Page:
Connected: 20 women innovators in astronomy and astrophysics
If we look back at the Apollo moon landings, they inspired many for decades, but not everyone can see themselves represented in the astronaut group of that era, or even in the vast majority of engineers and other NASA staff at the time.
“When a six-year-old saw the moon landing,” Teitel said of the Apollo performance, the little boys were told, “You can do it. You can be an engineer, you can be a pilot, while a little girl watching, which is probably telling you that you can be their secretary. “
By observing an increasingly diverse group of astronauts and leaders in space travel, the younger generation can see a future for themselves in space.
“Being able to see someone in this role makes her more accessible,” Whitson said. “I, for example, was inspired when the first guys set foot on the moon, but I don’t really tell a lot of people that this was what I wanted to do when I was growing up. That was until I turned 18 and they selected the first female astronauts, and among them was Shannon Lucid, a biochemist. At the time, I was interested in biology and chemistry, so I thought, well, hey, maybe I can really be [an astronaut]… “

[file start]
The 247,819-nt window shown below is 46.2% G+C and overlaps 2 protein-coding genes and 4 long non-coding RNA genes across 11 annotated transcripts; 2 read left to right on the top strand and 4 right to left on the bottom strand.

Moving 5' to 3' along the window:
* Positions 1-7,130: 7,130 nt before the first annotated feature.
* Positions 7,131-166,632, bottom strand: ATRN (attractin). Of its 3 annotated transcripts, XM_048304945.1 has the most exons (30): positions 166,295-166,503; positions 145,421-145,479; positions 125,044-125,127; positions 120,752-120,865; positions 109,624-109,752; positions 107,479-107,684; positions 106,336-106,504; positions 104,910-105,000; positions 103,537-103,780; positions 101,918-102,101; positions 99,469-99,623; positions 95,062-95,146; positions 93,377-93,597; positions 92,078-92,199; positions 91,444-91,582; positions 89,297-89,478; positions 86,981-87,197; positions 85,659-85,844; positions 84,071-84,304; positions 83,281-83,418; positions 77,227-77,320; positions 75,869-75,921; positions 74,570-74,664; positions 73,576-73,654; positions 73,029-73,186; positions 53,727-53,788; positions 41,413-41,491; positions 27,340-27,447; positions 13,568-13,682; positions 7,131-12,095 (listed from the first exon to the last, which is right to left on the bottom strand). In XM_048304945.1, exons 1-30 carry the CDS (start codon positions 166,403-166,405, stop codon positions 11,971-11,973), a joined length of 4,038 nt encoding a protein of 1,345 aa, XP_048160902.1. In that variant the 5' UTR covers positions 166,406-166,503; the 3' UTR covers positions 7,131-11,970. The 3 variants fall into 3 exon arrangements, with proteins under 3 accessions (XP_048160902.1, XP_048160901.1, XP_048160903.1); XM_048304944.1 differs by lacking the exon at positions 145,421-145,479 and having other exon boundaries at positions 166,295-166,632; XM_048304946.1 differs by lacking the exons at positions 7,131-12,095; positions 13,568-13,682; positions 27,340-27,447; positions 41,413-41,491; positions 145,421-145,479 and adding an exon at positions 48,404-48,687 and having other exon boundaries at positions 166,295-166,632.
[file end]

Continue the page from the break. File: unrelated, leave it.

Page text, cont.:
“When someone paved the way, they inspired me to turn it from a dream to a goal, because I’m like, ‘You know, these ladies did it. I could too, ”added Whitson.
“Since we have not yet achieved that, I think it is important to highlight some of these events that are happening,” Mann said, echoing Whitson’s statement. Today’s kids, she added, “they watch it on the Internet, or they read the story about it, or they see it on the news, and when they look at this mission, they can identify with astronauts who are astronauts. part of this command “.
“The United States is leading global efforts and human research, and we are also setting an example of diversity around the world. And so I think it’s worth celebrating personally, ”added Mann.
Email Chelsea Gohd at cgohd@ or follow her on Twitter @chelsea_gohd. Follow us on Twitter @Spacedotcom and on Facebook.